“It seemed like a good idea at the time.”
We hear this a lot from those who abuse anabolic steroids. The steroids are laboratory-manufactured versions of testosterone, the primarily male sex hormone.
When taken, steroids help increase muscles mass, which is why they are sometimes prescribed to patients suffering from diseases that cause muscle deterioration, such as HIV and cancer.
It’s also why steroids are abused by athletes or bodybuilders who will do anything to gain an edge above the competition.
Most steroid addicts tend to believe that since doctors prescribe it, it will be safe “so long as I use control.” But they often don’t take into account that patients are medically monitored and are given a host of other prescriptions to offset its negative effects.
Left to one’s own devices, steroid users often take these drugs too much, too often. This, in turn, leads to an addiction followed by cravings when their use is stopped. To satiate one’s cravings and ward off the dramatic withdrawal symptoms and aftereffects, people generally end up abusing the steroids again.
Red flags of steroid abuse
According to the National Institute on Drug Abuse (NIDA), steroid abuse can cause:
- Abnormally excessive development of breast tissue in males, called gynocomastia.
- Dizziness, trembling.
- Drastic appetite swings.
- Energy level swings.
- Excessive hair loss.
- Increased muscle size – sudden or gradual.
- Jaundice or yellowing of skin – a sign of liver damage.
- Joint pain; heightened proclivity to rupturing muscles and tendons.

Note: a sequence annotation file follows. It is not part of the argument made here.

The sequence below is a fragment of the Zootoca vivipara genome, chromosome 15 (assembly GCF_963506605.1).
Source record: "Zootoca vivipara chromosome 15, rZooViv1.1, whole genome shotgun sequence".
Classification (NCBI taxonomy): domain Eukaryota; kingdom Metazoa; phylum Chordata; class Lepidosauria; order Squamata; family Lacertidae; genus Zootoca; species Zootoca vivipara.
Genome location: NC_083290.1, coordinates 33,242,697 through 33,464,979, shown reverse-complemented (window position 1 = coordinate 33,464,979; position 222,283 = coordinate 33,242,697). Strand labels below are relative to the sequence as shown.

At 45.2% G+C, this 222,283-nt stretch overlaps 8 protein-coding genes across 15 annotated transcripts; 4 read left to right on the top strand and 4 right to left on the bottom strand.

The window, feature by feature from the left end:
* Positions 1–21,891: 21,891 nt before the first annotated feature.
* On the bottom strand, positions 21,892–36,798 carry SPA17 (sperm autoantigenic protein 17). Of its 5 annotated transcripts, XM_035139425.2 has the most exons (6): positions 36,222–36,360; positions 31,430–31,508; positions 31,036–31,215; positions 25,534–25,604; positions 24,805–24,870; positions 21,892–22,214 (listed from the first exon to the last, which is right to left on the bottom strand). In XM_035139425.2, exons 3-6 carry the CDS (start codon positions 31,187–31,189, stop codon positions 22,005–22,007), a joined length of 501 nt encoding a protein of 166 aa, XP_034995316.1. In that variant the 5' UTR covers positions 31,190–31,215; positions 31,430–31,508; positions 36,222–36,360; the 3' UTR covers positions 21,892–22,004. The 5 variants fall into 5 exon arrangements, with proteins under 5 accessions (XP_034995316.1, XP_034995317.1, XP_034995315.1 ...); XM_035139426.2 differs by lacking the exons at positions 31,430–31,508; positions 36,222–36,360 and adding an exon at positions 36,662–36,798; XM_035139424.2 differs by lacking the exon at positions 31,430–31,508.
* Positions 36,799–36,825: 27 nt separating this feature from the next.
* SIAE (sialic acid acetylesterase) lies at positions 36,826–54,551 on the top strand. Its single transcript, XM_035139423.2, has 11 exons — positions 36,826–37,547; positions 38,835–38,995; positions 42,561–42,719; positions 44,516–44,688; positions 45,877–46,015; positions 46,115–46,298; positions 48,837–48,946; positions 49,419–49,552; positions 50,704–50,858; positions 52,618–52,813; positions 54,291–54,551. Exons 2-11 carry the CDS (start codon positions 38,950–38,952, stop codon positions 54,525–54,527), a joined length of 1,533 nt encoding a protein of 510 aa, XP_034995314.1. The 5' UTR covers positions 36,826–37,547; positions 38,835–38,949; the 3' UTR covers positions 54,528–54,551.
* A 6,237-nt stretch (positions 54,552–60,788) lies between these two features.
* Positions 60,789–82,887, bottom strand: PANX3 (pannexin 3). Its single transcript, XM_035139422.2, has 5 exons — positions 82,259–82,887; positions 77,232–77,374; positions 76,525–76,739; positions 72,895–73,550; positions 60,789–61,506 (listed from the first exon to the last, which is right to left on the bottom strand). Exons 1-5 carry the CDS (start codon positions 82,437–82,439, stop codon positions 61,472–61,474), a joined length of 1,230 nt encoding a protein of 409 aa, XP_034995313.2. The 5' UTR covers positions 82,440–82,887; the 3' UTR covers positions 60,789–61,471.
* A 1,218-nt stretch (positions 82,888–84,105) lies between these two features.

- Male pattern baldness in women and men.
- Mood swings.
- Nausea or vomiting.
- Persistent bad breath.
- Polarized sleep patterns.
- Small red or purplish acne, with shoulder and back breakouts.
- Skin abscesses and cysts.
- Stretch marks on the inner joints.
- Thickening of body hair on women.
- Trouble urinating; discoloration or blood in urine.
- Unusually greasy hair or oily skin.
- Volleying fluid levels face and body bloating or night sweats.
- Weight gain – rapid or progressive.
And these are just the external signs that are apparent. According to NIDA, internal symptoms of steroid addiction include:
- A reversal of good and bad cholesterol levels.
- Enlargement of the heart’s left ventricle.
- High blood pressure.
- Heart attacks.
- Hepatitis or HIV from needle use and sharing.
- Shrinking of the testicles.
- Enlargement of the clitoris.
Sovereign Health understands what may have begun out of a vain desire to get a better physique may have spiraled into a legitimate, steroid dependency with lethal consequences.
Steroid addiction is both physical and mental – thus we believe treatment must also address detox and rehabilitation as well as mental health therapy.